You install (this means you have to be AWARE of where things are being installed to) all software to the D: drive and put any data there you need to share between operating systems.  Then you install Windows 2000 to the E: drive - you can leave it as FAT32 or convert it to NTFS - both operating systems will see the programs drive as D:.

Only thing left to mention is, if you end up reinstalling the system, install 98 first - 2000's setup program recognizes that 98's installed and sets up an option to boot to it for you (just make sure you don't "Upgrade" when prompted for the type of install you're doing...)

You could do it alot of ways, but I perfer to do it the way I explained, it keeps the program files folder seperate on each of the drives for one thing.  I have good performance doing this way and I have only a 233 with 64 megs or ram.  And if you ever have to reinstall the os's are on seperate partitions.
It is major to have to repartition your drives so you have to rethink everything.

Have a look at this, from Microsoft

Configuring Page Files for Optimization and Recovery

The information in this article applies to:

Microsoft Windows NT Server versions 3.51, 4.0
Microsoft Windows NT Server version 4.0, Terminal Server Edition
Microsoft Windows NT Server, Enterprise Edition version 4.0
Microsoft Windows NT Workstation versions 3.51, 4.0
Microsoft Windows 2000 Professional
Microsoft Windows 2000 Server
Microsoft Windows 2000 Advanced Server


Windows NT Server and Windows 2000, by default, will place the pagefile on the boot partition where the operating system is installed. To determine the size of the pagefile multiply the amount of physical RAM by 1.5. However, placing the pagefile on the boot partition does not optimize performance because Windows NT and Windows 2000 have to perform disk I/O on both the system directory and the pagefile. Therefore, it is recommended that you place the pagefile on a different partition and different physical hard disk drive so that Windows NT and Windows 2000 can handle multiple I/O requests more quickly.

However, completely removing the pagefile from the boot partition does not allow Windows NT or Windows 2000 to create a crash dump file (Memory.dmp) should a kernel mode STOP error occur. Not having this crash dump file could lead to extended server downtime should the STOP require a debug to be performed.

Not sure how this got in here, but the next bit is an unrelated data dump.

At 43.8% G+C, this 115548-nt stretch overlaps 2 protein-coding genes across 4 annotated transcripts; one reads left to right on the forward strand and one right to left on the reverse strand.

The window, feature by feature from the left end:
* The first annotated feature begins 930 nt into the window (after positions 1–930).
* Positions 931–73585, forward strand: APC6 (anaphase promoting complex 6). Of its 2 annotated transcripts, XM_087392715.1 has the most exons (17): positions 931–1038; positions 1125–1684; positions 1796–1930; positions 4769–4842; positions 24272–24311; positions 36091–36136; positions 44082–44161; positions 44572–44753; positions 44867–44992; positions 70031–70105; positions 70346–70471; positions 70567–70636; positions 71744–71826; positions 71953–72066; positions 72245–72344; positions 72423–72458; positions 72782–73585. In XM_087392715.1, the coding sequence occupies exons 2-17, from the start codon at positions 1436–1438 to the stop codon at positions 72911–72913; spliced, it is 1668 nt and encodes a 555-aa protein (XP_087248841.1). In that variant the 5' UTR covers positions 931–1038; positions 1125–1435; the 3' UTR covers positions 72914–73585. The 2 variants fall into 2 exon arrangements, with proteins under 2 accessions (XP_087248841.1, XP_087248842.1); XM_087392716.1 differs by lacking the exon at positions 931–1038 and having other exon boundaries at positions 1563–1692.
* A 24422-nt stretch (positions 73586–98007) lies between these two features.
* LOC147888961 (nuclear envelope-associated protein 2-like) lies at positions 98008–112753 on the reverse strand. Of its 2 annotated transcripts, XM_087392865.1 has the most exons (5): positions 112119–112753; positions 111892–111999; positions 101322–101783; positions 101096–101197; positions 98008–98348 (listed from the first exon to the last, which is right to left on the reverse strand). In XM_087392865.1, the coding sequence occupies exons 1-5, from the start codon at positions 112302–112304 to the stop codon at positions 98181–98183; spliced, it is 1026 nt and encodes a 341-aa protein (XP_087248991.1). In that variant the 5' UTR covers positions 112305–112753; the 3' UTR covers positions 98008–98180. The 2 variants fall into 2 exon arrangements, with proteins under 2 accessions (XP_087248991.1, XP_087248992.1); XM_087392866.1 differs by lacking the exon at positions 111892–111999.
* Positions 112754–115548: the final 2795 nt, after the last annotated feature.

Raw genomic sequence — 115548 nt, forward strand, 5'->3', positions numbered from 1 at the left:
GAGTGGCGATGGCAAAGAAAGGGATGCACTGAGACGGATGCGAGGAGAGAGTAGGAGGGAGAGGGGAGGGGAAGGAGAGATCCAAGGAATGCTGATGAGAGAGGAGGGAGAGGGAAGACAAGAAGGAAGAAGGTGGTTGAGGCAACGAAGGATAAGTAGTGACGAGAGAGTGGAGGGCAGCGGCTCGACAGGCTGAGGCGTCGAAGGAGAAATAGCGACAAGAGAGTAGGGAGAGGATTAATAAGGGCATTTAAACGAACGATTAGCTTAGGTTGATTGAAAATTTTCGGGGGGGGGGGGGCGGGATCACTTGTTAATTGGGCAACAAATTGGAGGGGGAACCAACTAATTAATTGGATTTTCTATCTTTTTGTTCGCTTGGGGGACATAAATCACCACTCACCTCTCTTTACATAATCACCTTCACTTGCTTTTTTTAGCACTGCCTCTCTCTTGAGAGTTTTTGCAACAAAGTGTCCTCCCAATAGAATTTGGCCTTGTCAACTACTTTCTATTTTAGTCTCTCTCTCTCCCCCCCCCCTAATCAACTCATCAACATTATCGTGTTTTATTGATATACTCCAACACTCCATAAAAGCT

The optimal solution is to create one pagefile on the boot partition using the default settings and create one pagefile on another less frequently used partition. The best option is to create the second pagefile so that it is on its own partition, with no data or operating system-specific files.

Windows NT and Windows 2000 will use the pagefile on the less frequently used partition over the pagefile on the heavily used boot partition. Windows NT and Windows 2000 use an internal algorithm to determine which page file to use for virtual memory management. In the above scenario, the following goals of the page file would be served:

The system will be properly configured to capture a Memory.dmp file should the computer experience a kernel mode STOP error.

The page file on the less frequently used partition will be used the majority of the time because it is not on a busy partition.

Another advantage of using a pagefile on its own partition is that the pagefile will not become fragmented. If the pagefile is on a partition with other data, the pagefile might experience fragmentation as it expands to satisfy the extra virtual memory required. A defragmented pagefile leads to faster virtual memory access and improves the chances of capturing a dump file without significant errors.


What are the best settings for the swaps files of both win98se and win2000 pro?

It depends on what you project to be doing.  Win2000 certainly uses more memory than 98 leaving less of a reserve to any applications you may be running so a fairly large pagefile may be needed, depending on what programs you use and how much multitasking you expect to do.  Virtual memory is a kind of last resort after physical memory has been `exhausted' but you certainly want to allow enough so you won't be limited.  Of course, the same goes for Win98.  The 128MB that you have installed is a good amount for either OS, but you also don't want to be constrained to `total memory available'.  There have been instances on my system where actual physical memory has been exceeded three fold which took advantage of a 312MB pagefile that I had set.  It all depends on what you will be doing.  Of course it's better to have more of something than not enough as it will not inhibit what you can do.  If you dedicate a sole partition for swap and pagefile, I would recommend 3X memory installed.  It may initially appear extreme and possibly not capitalised upon throughout your processing but, like I said, better safe than sorry.


I installed win2000 pro on e: drive (win98se is still in c:) fat32
Can I now set a partition on the beggining of hard disk with swap files or it is too dangerous ?


leew : waht do you have to say?

Using your Partition Magic should, at this point, do exactly what you require.  Of course you do need to be careful when you are playing around with partitions.  What is your D: drive dedicated to?  


thnx for helping